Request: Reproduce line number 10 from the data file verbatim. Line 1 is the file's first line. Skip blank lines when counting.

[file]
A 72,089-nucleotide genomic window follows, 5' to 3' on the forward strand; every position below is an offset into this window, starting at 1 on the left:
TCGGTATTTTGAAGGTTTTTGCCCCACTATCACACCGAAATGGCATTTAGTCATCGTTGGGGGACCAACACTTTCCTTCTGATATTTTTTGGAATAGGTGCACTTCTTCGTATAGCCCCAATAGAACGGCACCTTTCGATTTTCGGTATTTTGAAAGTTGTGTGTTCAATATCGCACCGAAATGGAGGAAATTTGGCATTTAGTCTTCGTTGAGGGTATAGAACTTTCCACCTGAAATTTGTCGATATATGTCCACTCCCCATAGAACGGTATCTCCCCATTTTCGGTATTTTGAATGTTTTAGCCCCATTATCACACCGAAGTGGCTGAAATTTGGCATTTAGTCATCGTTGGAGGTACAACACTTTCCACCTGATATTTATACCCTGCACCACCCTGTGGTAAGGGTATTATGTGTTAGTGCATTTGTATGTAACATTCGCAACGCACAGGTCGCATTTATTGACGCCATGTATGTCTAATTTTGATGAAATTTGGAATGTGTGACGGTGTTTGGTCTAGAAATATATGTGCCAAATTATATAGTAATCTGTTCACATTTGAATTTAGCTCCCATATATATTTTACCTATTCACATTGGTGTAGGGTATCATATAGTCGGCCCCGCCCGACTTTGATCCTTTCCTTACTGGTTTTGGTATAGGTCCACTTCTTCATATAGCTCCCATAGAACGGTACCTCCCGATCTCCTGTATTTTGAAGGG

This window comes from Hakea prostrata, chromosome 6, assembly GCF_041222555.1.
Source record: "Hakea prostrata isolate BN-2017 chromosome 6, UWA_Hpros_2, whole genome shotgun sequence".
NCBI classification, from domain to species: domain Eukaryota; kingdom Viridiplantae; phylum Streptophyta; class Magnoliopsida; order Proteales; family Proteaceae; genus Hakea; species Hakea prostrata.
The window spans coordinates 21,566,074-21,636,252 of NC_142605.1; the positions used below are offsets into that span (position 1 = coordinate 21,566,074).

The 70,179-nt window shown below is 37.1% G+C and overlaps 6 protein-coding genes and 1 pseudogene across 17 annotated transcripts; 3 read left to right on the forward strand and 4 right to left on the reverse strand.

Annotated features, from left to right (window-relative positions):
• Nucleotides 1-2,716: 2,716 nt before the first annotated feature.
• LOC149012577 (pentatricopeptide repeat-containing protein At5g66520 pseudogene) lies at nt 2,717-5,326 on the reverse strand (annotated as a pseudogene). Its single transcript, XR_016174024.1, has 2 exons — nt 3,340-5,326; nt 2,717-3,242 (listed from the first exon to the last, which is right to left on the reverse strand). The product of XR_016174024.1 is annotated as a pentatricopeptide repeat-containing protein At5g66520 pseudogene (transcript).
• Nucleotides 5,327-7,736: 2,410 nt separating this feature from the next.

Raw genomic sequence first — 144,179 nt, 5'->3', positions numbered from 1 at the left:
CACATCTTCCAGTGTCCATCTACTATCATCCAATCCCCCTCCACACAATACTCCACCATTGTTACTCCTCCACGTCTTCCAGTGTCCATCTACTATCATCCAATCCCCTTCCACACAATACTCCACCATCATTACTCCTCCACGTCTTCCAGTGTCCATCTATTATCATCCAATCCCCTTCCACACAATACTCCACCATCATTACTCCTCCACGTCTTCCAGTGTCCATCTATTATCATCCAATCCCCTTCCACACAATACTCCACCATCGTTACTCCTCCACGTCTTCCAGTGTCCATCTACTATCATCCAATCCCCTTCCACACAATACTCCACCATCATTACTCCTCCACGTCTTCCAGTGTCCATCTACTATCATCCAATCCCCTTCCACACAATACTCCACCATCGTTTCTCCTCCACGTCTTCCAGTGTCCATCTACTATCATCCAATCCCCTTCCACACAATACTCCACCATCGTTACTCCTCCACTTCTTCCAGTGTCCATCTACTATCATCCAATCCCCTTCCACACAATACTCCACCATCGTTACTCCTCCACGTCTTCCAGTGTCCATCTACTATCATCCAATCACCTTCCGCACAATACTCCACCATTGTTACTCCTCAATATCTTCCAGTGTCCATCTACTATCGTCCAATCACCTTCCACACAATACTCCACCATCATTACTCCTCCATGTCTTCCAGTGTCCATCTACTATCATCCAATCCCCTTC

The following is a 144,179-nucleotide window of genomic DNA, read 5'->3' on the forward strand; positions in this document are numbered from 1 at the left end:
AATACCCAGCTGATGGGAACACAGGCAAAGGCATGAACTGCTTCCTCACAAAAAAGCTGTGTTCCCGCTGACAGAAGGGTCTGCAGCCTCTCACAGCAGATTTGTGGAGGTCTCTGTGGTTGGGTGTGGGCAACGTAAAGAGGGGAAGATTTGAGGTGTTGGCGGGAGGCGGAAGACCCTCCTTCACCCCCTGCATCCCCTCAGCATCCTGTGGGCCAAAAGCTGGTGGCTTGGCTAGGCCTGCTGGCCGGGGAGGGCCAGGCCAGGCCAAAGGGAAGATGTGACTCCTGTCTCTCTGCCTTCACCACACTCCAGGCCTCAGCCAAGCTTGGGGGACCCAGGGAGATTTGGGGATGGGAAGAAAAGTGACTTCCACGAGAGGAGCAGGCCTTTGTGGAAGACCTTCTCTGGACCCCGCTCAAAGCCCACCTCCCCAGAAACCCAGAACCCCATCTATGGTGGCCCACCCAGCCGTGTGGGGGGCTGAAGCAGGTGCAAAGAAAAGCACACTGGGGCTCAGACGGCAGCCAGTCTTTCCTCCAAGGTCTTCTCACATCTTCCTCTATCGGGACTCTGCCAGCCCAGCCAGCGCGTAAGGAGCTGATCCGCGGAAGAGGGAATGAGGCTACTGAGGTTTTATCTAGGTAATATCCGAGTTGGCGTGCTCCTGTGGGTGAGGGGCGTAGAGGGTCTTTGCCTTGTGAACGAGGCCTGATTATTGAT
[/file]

• LOC149012577 (pentatricopeptide repeat-containing protein At5g66520 pseudogene) lies at nt 2,717-5,326 on the reverse strand (annotated as a pseudogene). Its single transcript, XR_016174024.1, has 2 exons — nt 3,340-5,326; nt 2,717-3,242 (listed from the first exon to the last, which is right to left on the reverse strand). The product of XR_016174024.1 is annotated as a pentatricopeptide repeat-containing protein At5g66520 pseudogene (transcript).